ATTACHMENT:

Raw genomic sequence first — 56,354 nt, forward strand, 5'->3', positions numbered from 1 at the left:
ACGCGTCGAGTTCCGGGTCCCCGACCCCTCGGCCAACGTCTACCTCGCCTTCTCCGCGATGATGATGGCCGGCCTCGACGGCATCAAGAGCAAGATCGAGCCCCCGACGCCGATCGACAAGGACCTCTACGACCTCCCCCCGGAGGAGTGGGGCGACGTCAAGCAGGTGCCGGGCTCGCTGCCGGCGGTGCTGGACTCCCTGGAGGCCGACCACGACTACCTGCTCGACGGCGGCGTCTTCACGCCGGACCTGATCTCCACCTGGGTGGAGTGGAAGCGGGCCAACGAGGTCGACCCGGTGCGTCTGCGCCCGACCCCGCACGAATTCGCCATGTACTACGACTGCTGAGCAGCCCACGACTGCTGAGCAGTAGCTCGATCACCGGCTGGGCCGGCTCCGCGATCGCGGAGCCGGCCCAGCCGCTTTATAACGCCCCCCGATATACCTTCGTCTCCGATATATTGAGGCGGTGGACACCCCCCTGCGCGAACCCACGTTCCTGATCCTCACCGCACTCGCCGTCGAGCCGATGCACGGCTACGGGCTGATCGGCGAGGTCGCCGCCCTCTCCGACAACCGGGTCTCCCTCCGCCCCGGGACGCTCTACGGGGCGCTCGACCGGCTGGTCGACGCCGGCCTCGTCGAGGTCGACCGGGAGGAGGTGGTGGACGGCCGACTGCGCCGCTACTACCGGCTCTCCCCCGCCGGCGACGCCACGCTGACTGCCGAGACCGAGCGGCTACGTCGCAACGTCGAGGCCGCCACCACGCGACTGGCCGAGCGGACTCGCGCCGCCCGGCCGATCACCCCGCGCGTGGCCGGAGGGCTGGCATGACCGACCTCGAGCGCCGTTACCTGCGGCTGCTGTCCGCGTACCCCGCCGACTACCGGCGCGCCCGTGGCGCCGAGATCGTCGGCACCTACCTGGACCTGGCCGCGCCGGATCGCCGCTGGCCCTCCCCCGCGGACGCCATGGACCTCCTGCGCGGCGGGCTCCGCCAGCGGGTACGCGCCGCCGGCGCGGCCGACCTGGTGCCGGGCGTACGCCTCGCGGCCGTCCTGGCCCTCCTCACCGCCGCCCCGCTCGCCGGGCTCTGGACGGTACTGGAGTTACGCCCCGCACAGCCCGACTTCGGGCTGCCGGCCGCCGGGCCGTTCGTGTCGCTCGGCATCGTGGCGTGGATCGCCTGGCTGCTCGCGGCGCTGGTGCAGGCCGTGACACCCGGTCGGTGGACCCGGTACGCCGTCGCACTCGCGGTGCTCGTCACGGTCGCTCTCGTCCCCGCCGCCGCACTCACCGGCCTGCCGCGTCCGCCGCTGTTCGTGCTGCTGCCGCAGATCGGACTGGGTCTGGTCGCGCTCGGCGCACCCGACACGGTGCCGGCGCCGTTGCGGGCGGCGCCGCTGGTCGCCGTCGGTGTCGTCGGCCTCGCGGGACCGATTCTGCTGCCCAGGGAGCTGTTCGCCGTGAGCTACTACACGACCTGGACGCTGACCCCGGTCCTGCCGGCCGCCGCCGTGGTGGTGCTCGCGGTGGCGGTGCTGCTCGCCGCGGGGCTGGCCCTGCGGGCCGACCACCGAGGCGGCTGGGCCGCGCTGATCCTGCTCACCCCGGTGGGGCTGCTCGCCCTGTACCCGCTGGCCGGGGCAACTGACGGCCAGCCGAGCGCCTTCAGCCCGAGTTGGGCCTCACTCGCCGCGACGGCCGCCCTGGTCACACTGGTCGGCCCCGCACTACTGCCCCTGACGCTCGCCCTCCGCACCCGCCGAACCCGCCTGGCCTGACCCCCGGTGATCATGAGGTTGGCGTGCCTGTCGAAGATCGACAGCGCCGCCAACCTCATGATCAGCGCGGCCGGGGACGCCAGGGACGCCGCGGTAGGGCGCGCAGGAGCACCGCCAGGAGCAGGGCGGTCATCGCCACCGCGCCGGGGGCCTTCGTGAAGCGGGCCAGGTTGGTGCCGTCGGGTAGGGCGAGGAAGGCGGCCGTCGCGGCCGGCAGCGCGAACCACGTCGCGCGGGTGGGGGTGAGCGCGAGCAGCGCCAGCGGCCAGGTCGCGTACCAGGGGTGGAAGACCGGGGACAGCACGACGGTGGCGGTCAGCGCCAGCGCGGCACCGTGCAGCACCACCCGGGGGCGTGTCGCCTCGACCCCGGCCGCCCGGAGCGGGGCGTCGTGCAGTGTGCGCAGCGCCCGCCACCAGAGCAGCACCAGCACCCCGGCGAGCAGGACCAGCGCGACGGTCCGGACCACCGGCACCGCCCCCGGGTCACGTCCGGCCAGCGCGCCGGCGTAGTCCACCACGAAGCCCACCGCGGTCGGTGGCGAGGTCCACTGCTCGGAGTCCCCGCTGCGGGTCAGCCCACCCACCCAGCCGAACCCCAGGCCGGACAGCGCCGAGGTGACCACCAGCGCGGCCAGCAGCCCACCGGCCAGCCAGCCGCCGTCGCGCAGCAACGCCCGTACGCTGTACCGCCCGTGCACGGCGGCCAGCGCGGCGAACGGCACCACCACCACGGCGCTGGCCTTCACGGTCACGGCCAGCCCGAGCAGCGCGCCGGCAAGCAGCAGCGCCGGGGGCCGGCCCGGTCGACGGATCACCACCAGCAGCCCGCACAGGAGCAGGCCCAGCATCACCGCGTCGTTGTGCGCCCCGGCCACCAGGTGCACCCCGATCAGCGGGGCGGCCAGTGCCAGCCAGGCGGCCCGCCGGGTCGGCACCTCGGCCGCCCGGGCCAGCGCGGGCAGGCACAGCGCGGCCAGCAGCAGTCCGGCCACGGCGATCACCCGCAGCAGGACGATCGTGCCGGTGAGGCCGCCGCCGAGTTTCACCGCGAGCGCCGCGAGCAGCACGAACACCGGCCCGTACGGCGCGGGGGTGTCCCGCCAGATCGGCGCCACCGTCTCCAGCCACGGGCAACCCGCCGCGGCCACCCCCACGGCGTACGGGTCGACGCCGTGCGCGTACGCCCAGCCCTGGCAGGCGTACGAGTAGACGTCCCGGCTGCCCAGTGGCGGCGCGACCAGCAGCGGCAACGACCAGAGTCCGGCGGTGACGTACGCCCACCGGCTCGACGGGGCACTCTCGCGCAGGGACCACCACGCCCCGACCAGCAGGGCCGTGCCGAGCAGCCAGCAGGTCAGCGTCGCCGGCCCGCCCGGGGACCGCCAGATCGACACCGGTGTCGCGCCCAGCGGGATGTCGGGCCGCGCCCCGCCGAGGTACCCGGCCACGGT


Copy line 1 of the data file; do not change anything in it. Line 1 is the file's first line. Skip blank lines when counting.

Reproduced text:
Raw genomic sequence first — 56,354 nt, forward strand, 5'->3', positions numbered from 1 at the left: